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Heads up, the Land Down Under has tons of top-tier data in store for us this week! Which one will dictate the Aussie’s intraweek trends?

Let’s take a look at the possible catalysts:

Retail sales (June 4, 1:30 am GMT)

Australia’s retail sales came in flat in March, which was softer than what market players were expecting.

The data miss spurred concerns that February’s uptick was mostly due to an influx of Chinese tourists for the month. In fact, the bears were so focused that traders mostly shrugged off a better-than-expected Chinese data release.

This week analysts see a 0.3% uptick after March’s 0.0% figure. A significant miss could weigh on the Aussie, while an upside surprise could bring the bulls to the Aussie’s yard.

Keep in mind that the ANZ job ads will also be printed at the same time, so don’t be surprised if we see higher volatility than the usual!

RBA statement (June 5, 4:30 am GMT)

As expected, the Reserve Bank of Australia (RBA) kept its interest rates steady at 1.50% for another month in May.

Governor Lowe and his team were more upbeat in a quarterly report released a few days later, as they upgraded their inflation forecasts and hinted that higher interest rates will likely be “appropriate at some point.”

However, they were also quick to note that “the Board does not see a strong case for a near-term adjustment in the cash rate.”

This is probably why market geeks are still not expecting any changes from the central bank this week.

That doesn’t mean that we won’t see any movement, though! With no other major economic report on the docket during the Asian session, traders will watch the statement closely for the RBA’s thoughts on “uncertainties” like trade tensions, the degree of spare capacity in the market, and the uncertainty around income growth outlook.

Q1 2018 GDP report(June 6, 1:30 am GMT)

If you recall, he economy had grown by 0.4% in Q4 2017 (2.4% in 2017) thanks to household consumption and government spending contributing to the GDP.

While the report missed its headline estimates, some analysts pointed out that the strength in household consumption helps ease the RBA’s concerns over trends of low wages and higher household debt.

Will consumers (and the government) continue to prop up the economy? Analysts seem to think so. They’re expecting the economy to expand by another 0.8% in Q1 2018 after company profits, wages, and inventories reports hinted at stronger growth for the quarter.

Don’t even think of missing the potentially most volatile report from Australia this week!

Trade balance report (June 7, 1:30 am GMT)

Australia clocked in a trade surplus of 1.53B AUD in March, which marked the best surplus since May 2017. A closer look told us that both exports and imports improved, which supported the RBA’s hawkish bias.

This week traders expect to see the surplus tighten a bit to 1.03B AUD. The Aussie has gone up a bit since the last release, so the expectation is somewhat legit.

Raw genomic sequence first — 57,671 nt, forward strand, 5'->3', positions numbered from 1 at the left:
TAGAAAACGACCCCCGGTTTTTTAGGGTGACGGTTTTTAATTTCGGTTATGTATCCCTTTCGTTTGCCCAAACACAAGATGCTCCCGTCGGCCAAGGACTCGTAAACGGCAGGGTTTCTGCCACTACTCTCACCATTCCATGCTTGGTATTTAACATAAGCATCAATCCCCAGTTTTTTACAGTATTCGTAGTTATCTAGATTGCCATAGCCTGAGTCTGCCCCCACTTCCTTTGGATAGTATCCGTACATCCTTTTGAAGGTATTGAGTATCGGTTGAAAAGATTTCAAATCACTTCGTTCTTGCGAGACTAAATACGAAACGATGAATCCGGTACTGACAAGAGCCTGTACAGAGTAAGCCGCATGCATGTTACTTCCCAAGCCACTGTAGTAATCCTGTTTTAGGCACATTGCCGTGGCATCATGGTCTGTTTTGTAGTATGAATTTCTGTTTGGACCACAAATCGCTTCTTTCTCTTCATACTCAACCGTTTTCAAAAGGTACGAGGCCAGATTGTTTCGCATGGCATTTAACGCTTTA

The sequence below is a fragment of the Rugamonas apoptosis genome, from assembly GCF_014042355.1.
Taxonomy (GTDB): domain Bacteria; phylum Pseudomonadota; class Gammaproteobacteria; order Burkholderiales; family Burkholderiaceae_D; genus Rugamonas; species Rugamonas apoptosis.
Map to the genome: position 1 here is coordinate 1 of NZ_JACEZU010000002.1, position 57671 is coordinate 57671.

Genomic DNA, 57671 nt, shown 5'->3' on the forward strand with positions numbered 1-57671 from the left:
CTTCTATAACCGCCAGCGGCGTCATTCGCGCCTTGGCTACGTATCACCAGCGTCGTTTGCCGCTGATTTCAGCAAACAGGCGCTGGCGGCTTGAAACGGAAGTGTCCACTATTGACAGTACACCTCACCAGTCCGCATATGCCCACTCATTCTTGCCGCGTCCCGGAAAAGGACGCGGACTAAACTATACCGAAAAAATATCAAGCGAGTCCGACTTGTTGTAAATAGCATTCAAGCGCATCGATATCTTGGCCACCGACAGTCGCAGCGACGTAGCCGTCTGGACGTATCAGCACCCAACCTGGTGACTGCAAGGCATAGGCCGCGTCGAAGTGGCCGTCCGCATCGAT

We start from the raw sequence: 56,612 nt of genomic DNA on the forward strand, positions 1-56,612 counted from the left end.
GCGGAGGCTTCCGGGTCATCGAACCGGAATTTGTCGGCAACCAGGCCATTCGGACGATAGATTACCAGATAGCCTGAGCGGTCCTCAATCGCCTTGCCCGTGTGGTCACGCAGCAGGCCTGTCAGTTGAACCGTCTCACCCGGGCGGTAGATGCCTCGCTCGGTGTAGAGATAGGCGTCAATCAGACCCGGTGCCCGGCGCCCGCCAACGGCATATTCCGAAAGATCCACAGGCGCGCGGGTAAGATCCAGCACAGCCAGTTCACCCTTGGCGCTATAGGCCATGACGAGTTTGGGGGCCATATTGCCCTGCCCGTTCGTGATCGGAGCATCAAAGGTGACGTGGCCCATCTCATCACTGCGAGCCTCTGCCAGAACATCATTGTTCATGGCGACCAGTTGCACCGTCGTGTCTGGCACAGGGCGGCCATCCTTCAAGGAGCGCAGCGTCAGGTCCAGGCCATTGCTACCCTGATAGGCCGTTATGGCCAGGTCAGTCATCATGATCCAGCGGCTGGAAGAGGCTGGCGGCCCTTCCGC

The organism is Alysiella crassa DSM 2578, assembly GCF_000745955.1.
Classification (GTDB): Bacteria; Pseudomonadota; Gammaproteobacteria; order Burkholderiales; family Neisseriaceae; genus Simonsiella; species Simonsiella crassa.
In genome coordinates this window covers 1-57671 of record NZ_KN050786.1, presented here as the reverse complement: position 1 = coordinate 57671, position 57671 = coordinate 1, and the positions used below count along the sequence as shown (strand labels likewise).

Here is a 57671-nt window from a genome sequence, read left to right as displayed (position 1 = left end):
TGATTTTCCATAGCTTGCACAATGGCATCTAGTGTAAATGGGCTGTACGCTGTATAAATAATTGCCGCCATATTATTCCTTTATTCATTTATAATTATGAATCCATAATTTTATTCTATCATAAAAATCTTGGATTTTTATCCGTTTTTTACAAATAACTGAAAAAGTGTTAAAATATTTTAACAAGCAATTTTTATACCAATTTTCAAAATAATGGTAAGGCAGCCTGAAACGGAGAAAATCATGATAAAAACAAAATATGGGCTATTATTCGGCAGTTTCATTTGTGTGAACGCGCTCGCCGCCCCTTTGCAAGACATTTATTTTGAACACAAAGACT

In any case, this top-tier report has the tendency to affect the Aussie’s intraday price action, so make sure you’re around when Australia’s Bureau of Statistics (ABS) prints the report!

Last Week’s Price Review

The Aussie is the second weakest currency of the week  (as of 6:00 am GMT). The trading week is still not over yet, though, so the Aussie still has a chance to improve its ranking. But if it can’t, then this week’s poor performance would put an end to three consecutive weeks of being on the winning side.

Overlay of AUD Pairs & Gold (Black Line): 1-Hour Forex Chart
Overlay of AUD Pairs & Gold (Black Line): 1-Hour Forex Chart

Looking at the overlay of AUD pairs and gold above, we can see that the Aussie didn’t really seem to take directional cues from gold. We can also see that the Aussie’s price action appears rather chaotic.

However, we do get a clearer picture if we simply remove EUR/AUD and AUD/NZD from the overlay.

Overlay of AUD Pairs: 1-Hour Forex Chart
Overlay of AUD Pairs: 1-Hour Forex Chart

As you can see, the Aussie had two-way price action action this week. It first took a dive on Monday and Tuesday before recovering on Wednesday and then traded roughly sideways after that.

There were no direct catalysts for the Aussie on Monday, but it’s quite likely that the Aussie was under bearish pressure because of the risk-off vibes on that day, thanks to growing fears that Italy may be headed towards fresh elections.

The narrative that Italy may soon be having fresh elections gained momentum on Tuesday, which resulted in even more risk aversion. And that very likely continued to weigh down on the higher-yielding Aussie, since there weren’t really any direct catalysts for the Aussie’s weakness.

The Aussie finally found support on most pairs come Wednesday. And that was very likely because of the returning risk-on vibes at the time, thanks to positive political developments in Spain and Italy.

Risk-taking was still the name of the game during Tuesday’s Asian session. Instead of rising even further, however, the Aussie got kicked broadly lower when Australia’s CAPEX report printed a 0.4% increase in Q1 2018, which is way off the mark (+1.0% expected). Moreover, the weak reading was due mainly to the 1.3% drop in investments on building and structures, with the manufacturing sector getting the worst of it.

Anyhow, the Aussie eventually regained its poise, likely because risk-taking persisted during Thursday’s morning London session.

Unfortunately (for Aussie bulls), the Aussie’s recovery began to run out of steam when the U.S. session rolled around. And as noted in Thursday’s U.S. session recap, that was due to renewed trade war fears, especially after U.S. Commerce Secretary Wilbur Ross announced that the U.S. will push through with its planned tariffs on aluminum and steel imported from the E.U., Canada, and Mexico.